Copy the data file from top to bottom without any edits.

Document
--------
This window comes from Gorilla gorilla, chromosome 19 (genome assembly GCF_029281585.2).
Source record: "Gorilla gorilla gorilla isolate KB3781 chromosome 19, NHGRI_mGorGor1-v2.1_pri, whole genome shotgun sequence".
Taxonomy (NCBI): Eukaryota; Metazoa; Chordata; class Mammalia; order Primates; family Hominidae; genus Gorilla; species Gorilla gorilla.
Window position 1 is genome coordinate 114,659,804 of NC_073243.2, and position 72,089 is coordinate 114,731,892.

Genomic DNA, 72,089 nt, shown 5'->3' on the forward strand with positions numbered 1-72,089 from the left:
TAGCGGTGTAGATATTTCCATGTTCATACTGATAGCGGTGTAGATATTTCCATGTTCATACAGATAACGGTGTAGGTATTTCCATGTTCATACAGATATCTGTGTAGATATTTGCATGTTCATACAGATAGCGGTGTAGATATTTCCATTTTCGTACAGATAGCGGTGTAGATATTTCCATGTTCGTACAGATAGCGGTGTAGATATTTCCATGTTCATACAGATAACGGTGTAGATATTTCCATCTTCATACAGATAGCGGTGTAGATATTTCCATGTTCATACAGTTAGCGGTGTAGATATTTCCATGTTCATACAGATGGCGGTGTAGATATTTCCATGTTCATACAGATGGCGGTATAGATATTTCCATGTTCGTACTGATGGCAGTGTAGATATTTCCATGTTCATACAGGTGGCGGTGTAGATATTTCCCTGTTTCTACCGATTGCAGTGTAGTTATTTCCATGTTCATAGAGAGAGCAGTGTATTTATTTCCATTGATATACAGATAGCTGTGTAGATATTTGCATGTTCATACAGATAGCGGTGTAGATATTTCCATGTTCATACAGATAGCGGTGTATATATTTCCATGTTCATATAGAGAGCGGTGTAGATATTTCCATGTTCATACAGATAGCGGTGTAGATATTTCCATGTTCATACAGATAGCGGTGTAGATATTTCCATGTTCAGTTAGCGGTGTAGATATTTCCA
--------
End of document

This window comes from Gorilla gorilla, chromosome 19 (genome assembly GCF_029281585.2).
Source record: "Gorilla gorilla gorilla isolate KB3781 chromosome 19, NHGRI_mGorGor1-v2.1_pri, whole genome shotgun sequence".
Taxonomy (NCBI): Eukaryota; Metazoa; Chordata; class Mammalia; order Primates; family Hominidae; genus Gorilla; species Gorilla gorilla.
Window position 1 is genome coordinate 114,659,804 of NC_073243.2, and position 72,089 is coordinate 114,731,892.

Genomic DNA, 72,089 nt, shown 5'->3' on the forward strand with positions numbered 1-72,089 from the left:
TAGCGGTGTAGATATTTCCATGTTCATACTGATAGCGGTGTAGATATTTCCATGTTCATACAGATAACGGTGTAGGTATTTCCATGTTCATACAGATATCTGTGTAGATATTTGCATGTTCATACAGATAGCGGTGTAGATATTTCCATTTTCGTACAGATAGCGGTGTAGATATTTCCATGTTCGTACAGATAGCGGTGTAGATATTTCCATGTTCATACAGATAACGGTGTAGATATTTCCATCTTCATACAGATAGCGGTGTAGATATTTCCATGTTCATACAGTTAGCGGTGTAGATATTTCCATGTTCATACAGATGGCGGTGTAGATATTTCCATGTTCATACAGATGGCGGTATAGATATTTCCATGTTCGTACTGATGGCAGTGTAGATATTTCCATGTTCATACAGGTGGCGGTGTAGATATTTCCCTGTTTCTACCGATTGCAGTGTAGTTATTTCCATGTTCATAGAGAGAGCAGTGTATTTATTTCCATTGATATACAGATAGCTGTGTAGATATTTGCATGTTCATACAGATAGCGGTGTAGATATTTCCATGTTCATACAGATAGCGGTGTATATATTTCCATGTTCATATAGAGAGCGGTGTAGATATTTCCATGTTCATACAGATAGCGGTGTAGATATTTCCATGTTCATACAGATAGCGGTGTAGATATTTCCATGTTCAGTTAGCGGTGTAGATATTTCCA